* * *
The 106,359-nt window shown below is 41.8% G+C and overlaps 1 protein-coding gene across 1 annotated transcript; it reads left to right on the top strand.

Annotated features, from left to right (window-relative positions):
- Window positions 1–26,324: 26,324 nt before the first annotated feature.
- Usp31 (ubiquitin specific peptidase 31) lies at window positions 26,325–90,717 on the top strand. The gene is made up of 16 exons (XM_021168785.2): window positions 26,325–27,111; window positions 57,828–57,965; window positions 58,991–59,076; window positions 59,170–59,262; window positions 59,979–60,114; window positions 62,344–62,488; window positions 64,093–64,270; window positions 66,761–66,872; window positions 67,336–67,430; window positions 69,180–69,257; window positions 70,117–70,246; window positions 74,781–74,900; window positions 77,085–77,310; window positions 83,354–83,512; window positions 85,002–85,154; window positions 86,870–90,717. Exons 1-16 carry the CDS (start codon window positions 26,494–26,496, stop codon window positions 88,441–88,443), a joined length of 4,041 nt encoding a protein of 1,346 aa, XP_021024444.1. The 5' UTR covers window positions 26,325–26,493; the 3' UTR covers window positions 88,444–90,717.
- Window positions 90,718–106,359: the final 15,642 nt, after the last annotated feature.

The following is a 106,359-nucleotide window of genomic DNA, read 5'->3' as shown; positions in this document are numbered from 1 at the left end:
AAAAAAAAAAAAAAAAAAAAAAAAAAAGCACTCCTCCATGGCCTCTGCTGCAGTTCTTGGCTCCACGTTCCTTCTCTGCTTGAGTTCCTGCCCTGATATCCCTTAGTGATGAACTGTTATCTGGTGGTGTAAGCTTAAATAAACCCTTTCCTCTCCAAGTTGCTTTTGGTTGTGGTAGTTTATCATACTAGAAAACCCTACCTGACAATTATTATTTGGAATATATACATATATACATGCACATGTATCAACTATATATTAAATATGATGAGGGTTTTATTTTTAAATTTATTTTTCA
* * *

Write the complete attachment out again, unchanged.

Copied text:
The 106,359-nt window shown below is 41.8% G+C and overlaps 1 protein-coding gene across 1 annotated transcript; it reads left to right on the top strand.

Annotated features, from left to right (window-relative positions):
- Window positions 1–26,324: 26,324 nt before the first annotated feature.
- Usp31 (ubiquitin specific peptidase 31) lies at window positions 26,325–90,717 on the top strand. The gene is made up of 16 exons (XM_021168785.2): window positions 26,325–27,111; window positions 57,828–57,965; window positions 58,991–59,076; window positions 59,170–59,262; window positions 59,979–60,114; window positions 62,344–62,488; window positions 64,093–64,270; window positions 66,761–66,872; window positions 67,336–67,430; window positions 69,180–69,257; window positions 70,117–70,246; window positions 74,781–74,900; window positions 77,085–77,310; window positions 83,354–83,512; window positions 85,002–85,154; window positions 86,870–90,717. Exons 1-16 carry the CDS (start codon window positions 26,494–26,496, stop codon window positions 88,441–88,443), a joined length of 4,041 nt encoding a protein of 1,346 aa, XP_021024444.1. The 5' UTR covers window positions 26,325–26,493; the 3' UTR covers window positions 88,444–90,717.
- Window positions 90,718–106,359: the final 15,642 nt, after the last annotated feature.

The following is a 106,359-nucleotide window of genomic DNA, read 5'->3' as shown; positions in this document are numbered from 1 at the left end:
AAAAAAAAAAAAAAAAAAAAAAAAAAAGCACTCCTCCATGGCCTCTGCTGCAGTTCTTGGCTCCACGTTCCTTCTCTGCTTGAGTTCCTGCCCTGATATCCCTTAGTGATGAACTGTTATCTGGTGGTGTAAGCTTAAATAAACCCTTTCCTCTCCAAGTTGCTTTTGGTTGTGGTAGTTTATCATACTAGAAAACCCTACCTGACAATTATTATTTGGAATATATACATATATACATGCACATGTATCAACTATATATTAAATATGATGAGGGTTTTATTTTTAAATTTATTTTTCA